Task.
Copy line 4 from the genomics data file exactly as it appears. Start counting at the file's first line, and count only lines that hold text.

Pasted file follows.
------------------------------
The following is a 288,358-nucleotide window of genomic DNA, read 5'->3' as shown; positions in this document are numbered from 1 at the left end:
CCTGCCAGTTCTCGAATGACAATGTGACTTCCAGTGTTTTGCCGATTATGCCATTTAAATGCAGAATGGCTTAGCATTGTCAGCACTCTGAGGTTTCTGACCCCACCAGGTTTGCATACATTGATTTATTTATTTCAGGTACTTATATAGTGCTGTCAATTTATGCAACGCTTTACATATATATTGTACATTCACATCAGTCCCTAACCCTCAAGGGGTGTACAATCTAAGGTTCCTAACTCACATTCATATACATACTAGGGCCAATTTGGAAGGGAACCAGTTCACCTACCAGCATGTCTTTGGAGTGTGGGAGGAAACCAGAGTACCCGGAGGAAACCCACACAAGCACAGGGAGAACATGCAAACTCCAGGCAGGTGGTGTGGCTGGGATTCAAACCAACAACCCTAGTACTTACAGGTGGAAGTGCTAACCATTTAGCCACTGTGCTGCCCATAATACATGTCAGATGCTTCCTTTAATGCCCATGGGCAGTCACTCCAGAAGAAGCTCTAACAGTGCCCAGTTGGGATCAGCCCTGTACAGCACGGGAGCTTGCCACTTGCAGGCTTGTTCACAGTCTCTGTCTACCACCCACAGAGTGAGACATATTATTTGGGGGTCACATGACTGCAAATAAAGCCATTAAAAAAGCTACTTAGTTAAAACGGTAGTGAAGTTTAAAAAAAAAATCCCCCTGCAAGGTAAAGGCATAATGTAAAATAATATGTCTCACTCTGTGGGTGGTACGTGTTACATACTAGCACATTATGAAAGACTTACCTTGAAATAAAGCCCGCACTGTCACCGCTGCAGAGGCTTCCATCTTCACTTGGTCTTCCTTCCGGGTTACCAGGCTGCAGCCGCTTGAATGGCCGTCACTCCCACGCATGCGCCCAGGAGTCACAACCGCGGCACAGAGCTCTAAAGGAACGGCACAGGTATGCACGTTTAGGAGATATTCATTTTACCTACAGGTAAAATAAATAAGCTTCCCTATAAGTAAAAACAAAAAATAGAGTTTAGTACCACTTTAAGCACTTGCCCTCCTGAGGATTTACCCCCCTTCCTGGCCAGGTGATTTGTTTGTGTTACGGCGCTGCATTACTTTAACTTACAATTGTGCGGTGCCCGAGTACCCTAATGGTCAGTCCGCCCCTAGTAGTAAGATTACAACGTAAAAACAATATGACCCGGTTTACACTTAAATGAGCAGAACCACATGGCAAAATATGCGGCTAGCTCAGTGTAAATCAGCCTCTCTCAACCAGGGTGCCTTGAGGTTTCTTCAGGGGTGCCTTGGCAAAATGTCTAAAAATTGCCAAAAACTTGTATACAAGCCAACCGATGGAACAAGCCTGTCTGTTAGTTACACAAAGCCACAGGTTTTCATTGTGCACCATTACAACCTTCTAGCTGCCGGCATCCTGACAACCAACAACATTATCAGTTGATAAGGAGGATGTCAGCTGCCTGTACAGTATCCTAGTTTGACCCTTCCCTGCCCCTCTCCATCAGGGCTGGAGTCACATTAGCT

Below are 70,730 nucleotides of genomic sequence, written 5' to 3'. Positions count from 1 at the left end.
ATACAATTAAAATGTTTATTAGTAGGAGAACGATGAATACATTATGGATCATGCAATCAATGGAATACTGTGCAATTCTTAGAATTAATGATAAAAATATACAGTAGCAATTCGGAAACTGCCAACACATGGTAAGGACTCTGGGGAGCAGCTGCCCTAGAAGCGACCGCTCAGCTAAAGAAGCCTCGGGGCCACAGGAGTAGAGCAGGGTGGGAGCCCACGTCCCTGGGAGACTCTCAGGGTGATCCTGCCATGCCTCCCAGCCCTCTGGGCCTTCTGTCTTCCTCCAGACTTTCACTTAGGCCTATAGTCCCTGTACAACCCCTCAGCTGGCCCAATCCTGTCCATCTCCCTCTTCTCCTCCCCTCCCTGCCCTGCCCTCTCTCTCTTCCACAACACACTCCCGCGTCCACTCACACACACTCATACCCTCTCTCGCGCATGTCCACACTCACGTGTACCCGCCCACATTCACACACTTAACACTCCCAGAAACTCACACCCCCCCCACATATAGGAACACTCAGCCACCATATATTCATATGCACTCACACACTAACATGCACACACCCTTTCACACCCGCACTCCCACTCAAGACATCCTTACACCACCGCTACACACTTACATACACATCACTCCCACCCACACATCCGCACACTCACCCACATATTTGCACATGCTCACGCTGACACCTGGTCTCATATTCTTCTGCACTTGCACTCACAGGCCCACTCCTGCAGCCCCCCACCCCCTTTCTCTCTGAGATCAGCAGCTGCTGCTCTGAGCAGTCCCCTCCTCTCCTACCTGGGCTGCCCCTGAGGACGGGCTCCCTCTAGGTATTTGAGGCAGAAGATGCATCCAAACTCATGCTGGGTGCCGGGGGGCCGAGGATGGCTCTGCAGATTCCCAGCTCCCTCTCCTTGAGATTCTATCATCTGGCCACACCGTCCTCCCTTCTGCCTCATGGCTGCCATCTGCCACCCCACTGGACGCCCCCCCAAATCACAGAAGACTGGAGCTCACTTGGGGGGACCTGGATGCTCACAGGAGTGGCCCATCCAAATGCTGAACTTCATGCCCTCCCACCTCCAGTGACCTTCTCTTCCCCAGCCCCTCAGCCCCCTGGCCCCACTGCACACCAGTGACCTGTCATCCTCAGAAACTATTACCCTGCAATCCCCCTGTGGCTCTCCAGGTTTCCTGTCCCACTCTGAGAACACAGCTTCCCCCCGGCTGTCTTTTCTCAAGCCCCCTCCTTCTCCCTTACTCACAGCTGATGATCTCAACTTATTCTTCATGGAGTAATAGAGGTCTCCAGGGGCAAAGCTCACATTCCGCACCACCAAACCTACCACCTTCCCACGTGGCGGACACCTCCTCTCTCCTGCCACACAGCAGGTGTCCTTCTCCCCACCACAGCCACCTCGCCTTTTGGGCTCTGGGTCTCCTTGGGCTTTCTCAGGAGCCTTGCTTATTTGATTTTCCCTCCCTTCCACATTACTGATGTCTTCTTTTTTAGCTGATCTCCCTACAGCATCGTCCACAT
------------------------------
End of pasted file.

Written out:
ATACAATTAAAATGTTTATTAGTAGGAGAACGATGAATACATTATGGATCATGCAATCAATGGAATACTGTGCAATTCTTAGAATTAATGATAAAAATATACAGTAGCAATTCGGAAACTGCCAACACATGGTAAGGACTCTGGGGAGCAGCTGCCCTAGAAGCGACCGCTCAGCTAAAGAAGCCTCGGGGCCACAGGAGTAGAGCAGGGTGGGAGCCCACGTCCCTGGGAGACTCTCAGGGTGATCCTGCCATGCCTCCCAGCCCTCTGGGCCTTCTGTCTTCCTCCAGACTTTCACTTAGGCCTATAGTCCCTGTACAACCCCTCAGCTGGCCCAATCCTGTCCATCTCCCTCTTCTCCTCCCCTCCCTGCCCTGCCCTCTCTCTCTTCCACAACACACTCCCGCGTCCACTCACACACACTCATACCCTCTCTCGCGCATGTCCACACTCACGTGTACCCGCCCACATTCACACACTTAACACTCCCAGAAACTCACACCCCCCCCACATATAGGAACACTCAGCCACCATATATTCATATGCACTCACACACTAACATGCACACACCCTTTCACACCCGCACTCCCACTCAAGACATCCTTACACCACCGCTACACACTTACATACACATCACTCCCACCCACACATCCGCACACTCACCCACATATTTGCACATGCTCACGCTGACACCTGGTCTCATATTCTTCTGCACTTGCACTCACAGGCCCACTCCTGCAGCCCCCCACCCCCTTTCTCTCTGAGATCAGCAGCTGCTGCTCTGAGCAGTCCCCTCCTCTCCTACCTGGGCTGCCCCTGAGGACGGGCTCCCTCTAGGTATTTGAGGCAGAAGATGCATCCAAACTCATGCTGGGTGCCGGGGGGCCGAGGATGGCTCTGCAGATTCCCAGCTCCCTCTCCTTGAGATTCTATCATCTGGCCACACCGTCCTCCCTTCTGCCTCATGGCTGCCATCTGCCACCCCACTGGACGCCCCCCCAAATCACAGAAGACTGGAGCTCACTTGGGGGGACCTGGATGCTCACAGGAGTGGCCCATCCAAATGCTGAACTTCATGCCCTCCCACCTCCAGTGACCTTCTCTTCCCCAGCCCCTCAGCCCCCTGGCCCCACTGCACACCAGTGACCTGTCATCCTCAGAAACTATTACCCTGCAATCCCCCTGTGGCTCTCCAGGTTTCCTGTCCCACTCTGAGAACACAGCTTCCCCCCGGCTGTCTTTTCTCAAGCCCCCTCCTTCTCCCTTACTCACAGCTGATGATCTCAACTTATTCTTCATGGAGTAATAGAGGTCTCCAGGGGCAAAGCTCACATTCCGCACCACCAAACCTACCACCTTCCCACGTGGCGGACACCTCCTCTCTCCTGCCACACAGCAGGTGTCCTTCTCCCCACCACAGCCACCTCGCCTTTTGGGCTCTGGGTCTCCTTGGGCTTTCTCAGGAGCCTTGCTTATTTGATTTTCCCTCCCTTCCACATTACTGATGTCTTCTTTTTTAGCTGATCTCCCTACAGCATCGTCCACAT